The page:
Abstract 1915: Histone Methylation Regulates Gene Expression and Cardiac Function
Histone methylation regulates development, cellular identity, and stem cell potential. The role of histone methylation in differentiated tissue remains unstudied. Accordingly, we sought to determine whether histone methylation regulates gene expression and cardiac function in adult differentiated myocytes. We utilized a floxed allele of the Pax transactivation-domain interacting protein (PTIP) to generate tamoxifen-inducible cardiac specific PTIP null (PTIPnull) and control (PTIP+) mice. PTIP is part of a histone methyltransferase complex that imparts histone methylation marks that are associated with functionally active chromatin. Functional analysis of PTIPnull and PTIP+ mice by echocardiography revealed that PTIP deletion after tamoxifen injection induced a significant improvement in cardiac function as compared to littermate controls (Table⇓). This hyperdynamic cardiac function was sustained for at least 180 days. Echo did not reveal any differences in heart rate, LV chamber size, or wall thickness. Using PTIP+ and PTIPnull mice, we identified target genes that may be regulated by their histone methylation status by performing gene expression arrays and qPCR. Array analysis revealed that 332 genes are significantly altered. The target genes identified include contractile, potassium channel, and metabolic proteins. In order to study the mechanism whereby PTIP alters gene expression, ChIP was performed on PTIP+ and PTIPnull mice to assess the histone methylation status at several target gene specific loci. ChIP revealed that PTIP deletion significantly decreases the histone methylation marks associated with actively expressed genes. These results demonstrate that histone methylation plays a critical role in regulating the expression of functionally significant genes in adult cardiac myocytes. We conclude that histone methylation is critical for regulating the gene expression and phenotype of adult differentiated tissue.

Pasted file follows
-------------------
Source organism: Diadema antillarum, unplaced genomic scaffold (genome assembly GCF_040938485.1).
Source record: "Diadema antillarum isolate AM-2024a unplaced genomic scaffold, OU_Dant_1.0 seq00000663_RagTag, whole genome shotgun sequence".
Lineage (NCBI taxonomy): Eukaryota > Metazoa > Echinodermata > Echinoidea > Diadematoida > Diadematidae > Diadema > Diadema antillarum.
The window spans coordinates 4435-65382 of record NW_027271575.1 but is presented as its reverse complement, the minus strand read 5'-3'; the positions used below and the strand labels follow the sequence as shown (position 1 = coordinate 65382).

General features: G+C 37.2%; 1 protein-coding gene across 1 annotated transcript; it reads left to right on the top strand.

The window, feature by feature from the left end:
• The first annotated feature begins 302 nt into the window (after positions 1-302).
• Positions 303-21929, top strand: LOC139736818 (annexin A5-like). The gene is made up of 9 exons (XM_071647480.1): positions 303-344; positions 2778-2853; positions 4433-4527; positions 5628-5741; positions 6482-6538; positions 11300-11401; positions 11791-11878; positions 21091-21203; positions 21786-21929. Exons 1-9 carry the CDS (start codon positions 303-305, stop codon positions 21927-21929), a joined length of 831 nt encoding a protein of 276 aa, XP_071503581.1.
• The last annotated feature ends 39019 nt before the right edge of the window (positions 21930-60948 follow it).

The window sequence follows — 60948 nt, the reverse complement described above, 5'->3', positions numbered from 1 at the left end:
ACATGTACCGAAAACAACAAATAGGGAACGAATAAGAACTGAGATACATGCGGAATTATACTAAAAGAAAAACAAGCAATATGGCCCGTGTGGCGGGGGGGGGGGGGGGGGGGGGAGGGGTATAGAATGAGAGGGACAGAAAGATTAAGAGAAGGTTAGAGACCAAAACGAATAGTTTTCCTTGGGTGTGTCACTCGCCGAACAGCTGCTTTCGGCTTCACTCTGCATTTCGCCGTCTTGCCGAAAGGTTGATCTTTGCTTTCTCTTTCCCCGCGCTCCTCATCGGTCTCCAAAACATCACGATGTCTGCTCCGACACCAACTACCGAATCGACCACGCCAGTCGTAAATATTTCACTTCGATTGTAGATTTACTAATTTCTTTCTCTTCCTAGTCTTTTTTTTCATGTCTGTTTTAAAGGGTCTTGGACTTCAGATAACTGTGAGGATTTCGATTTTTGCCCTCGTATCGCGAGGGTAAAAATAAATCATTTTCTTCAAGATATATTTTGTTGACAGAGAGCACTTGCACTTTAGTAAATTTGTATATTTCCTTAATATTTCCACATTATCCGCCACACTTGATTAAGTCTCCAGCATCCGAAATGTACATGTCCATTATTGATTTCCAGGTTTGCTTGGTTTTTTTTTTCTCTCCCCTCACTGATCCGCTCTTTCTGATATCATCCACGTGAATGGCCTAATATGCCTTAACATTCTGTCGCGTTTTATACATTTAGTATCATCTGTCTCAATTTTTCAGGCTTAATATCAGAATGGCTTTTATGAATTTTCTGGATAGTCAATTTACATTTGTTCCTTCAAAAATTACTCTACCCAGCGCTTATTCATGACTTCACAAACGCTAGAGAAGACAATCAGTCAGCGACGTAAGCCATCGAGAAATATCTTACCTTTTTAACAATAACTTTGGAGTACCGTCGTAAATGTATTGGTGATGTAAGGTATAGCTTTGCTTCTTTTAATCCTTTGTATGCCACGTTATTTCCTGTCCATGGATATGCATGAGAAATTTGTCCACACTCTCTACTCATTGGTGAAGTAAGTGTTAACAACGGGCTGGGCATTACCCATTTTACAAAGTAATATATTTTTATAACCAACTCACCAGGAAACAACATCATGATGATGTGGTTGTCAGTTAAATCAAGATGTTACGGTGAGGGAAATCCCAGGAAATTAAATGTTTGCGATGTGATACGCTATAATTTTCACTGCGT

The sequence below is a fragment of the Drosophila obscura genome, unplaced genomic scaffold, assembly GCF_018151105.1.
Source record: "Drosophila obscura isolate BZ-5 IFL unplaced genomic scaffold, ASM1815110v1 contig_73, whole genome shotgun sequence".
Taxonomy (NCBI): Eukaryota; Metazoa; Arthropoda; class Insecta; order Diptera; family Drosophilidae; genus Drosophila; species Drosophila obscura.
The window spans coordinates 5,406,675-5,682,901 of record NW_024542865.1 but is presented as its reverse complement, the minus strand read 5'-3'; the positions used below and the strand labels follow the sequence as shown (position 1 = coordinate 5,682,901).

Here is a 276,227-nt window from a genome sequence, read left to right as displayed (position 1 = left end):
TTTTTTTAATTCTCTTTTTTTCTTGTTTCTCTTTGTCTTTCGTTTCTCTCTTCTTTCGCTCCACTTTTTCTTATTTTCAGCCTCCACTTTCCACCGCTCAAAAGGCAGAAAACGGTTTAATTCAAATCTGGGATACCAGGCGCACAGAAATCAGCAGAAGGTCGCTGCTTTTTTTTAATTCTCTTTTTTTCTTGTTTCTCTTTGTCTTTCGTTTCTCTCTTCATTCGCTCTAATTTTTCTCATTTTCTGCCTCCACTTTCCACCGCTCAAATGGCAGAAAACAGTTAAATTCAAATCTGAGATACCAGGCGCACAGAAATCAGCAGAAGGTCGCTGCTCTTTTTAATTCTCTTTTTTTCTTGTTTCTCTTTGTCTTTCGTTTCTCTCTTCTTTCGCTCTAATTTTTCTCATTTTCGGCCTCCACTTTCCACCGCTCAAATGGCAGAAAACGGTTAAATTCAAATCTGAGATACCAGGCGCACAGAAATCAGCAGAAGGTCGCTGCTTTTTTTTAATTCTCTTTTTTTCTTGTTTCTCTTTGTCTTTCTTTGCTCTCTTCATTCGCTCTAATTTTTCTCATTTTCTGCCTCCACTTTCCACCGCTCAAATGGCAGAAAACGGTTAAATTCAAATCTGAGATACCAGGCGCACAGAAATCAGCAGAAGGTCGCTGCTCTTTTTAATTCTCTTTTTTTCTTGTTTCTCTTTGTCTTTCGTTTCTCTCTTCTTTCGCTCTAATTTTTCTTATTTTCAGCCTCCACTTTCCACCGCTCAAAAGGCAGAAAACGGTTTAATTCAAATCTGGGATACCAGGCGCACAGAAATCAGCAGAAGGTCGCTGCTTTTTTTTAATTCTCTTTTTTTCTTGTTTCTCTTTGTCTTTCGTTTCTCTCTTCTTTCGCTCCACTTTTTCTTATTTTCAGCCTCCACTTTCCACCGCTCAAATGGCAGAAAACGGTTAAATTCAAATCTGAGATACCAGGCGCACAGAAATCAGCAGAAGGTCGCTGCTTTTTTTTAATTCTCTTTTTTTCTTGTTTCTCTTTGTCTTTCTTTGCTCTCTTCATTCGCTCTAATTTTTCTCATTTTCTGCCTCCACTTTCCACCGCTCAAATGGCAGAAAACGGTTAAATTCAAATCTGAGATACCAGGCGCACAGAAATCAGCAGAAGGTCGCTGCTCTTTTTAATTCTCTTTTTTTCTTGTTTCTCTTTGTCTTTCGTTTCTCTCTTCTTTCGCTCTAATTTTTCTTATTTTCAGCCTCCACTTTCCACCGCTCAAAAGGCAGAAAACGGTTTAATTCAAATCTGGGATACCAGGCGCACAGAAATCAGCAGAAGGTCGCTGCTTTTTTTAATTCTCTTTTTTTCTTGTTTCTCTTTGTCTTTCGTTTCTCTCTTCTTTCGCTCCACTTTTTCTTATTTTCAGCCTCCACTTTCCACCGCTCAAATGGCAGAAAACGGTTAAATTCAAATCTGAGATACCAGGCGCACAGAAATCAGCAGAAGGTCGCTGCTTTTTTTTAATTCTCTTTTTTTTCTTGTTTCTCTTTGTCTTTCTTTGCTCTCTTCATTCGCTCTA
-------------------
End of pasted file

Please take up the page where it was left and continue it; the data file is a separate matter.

This research has received full or partial funding support from the American Heart Association, National Center.